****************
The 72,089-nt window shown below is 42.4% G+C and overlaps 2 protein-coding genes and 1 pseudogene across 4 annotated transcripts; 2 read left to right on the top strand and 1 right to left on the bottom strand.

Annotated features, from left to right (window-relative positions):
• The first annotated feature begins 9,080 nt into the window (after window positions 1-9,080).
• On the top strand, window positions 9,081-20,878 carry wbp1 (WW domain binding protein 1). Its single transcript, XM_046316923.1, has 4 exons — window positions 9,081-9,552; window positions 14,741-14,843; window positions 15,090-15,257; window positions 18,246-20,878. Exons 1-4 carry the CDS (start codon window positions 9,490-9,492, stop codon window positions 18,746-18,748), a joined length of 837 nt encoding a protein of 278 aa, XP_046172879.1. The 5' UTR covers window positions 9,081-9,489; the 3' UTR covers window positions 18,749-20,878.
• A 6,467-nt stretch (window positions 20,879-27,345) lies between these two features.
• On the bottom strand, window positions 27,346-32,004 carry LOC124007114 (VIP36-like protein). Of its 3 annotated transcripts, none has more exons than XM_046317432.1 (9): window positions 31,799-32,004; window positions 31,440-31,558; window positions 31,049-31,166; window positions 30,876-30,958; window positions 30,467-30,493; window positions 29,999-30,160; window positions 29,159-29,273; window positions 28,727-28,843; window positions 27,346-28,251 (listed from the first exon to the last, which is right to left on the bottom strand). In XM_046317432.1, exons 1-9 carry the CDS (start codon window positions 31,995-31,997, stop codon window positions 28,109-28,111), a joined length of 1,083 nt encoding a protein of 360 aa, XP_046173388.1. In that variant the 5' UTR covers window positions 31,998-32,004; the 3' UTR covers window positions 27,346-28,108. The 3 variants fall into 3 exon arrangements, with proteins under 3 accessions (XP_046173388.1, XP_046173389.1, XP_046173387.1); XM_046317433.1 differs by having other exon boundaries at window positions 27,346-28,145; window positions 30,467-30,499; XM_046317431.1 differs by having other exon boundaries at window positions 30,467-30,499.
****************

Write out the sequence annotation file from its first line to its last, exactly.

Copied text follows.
The 72,089-nt window shown below is 42.4% G+C and overlaps 2 protein-coding genes and 1 pseudogene across 4 annotated transcripts; 2 read left to right on the top strand and 1 right to left on the bottom strand.

Annotated features, from left to right (window-relative positions):
• The first annotated feature begins 9,080 nt into the window (after window positions 1-9,080).
• On the top strand, window positions 9,081-20,878 carry wbp1 (WW domain binding protein 1). Its single transcript, XM_046316923.1, has 4 exons — window positions 9,081-9,552; window positions 14,741-14,843; window positions 15,090-15,257; window positions 18,246-20,878. Exons 1-4 carry the CDS (start codon window positions 9,490-9,492, stop codon window positions 18,746-18,748), a joined length of 837 nt encoding a protein of 278 aa, XP_046172879.1. The 5' UTR covers window positions 9,081-9,489; the 3' UTR covers window positions 18,749-20,878.
• A 6,467-nt stretch (window positions 20,879-27,345) lies between these two features.
• On the bottom strand, window positions 27,346-32,004 carry LOC124007114 (VIP36-like protein). Of its 3 annotated transcripts, none has more exons than XM_046317432.1 (9): window positions 31,799-32,004; window positions 31,440-31,558; window positions 31,049-31,166; window positions 30,876-30,958; window positions 30,467-30,493; window positions 29,999-30,160; window positions 29,159-29,273; window positions 28,727-28,843; window positions 27,346-28,251 (listed from the first exon to the last, which is right to left on the bottom strand). In XM_046317432.1, exons 1-9 carry the CDS (start codon window positions 31,995-31,997, stop codon window positions 28,109-28,111), a joined length of 1,083 nt encoding a protein of 360 aa, XP_046173388.1. In that variant the 5' UTR covers window positions 31,998-32,004; the 3' UTR covers window positions 27,346-28,108. The 3 variants fall into 3 exon arrangements, with proteins under 3 accessions (XP_046173388.1, XP_046173389.1, XP_046173387.1); XM_046317433.1 differs by having other exon boundaries at window positions 27,346-28,145; window positions 30,467-30,499; XM_046317431.1 differs by having other exon boundaries at window positions 30,467-30,499.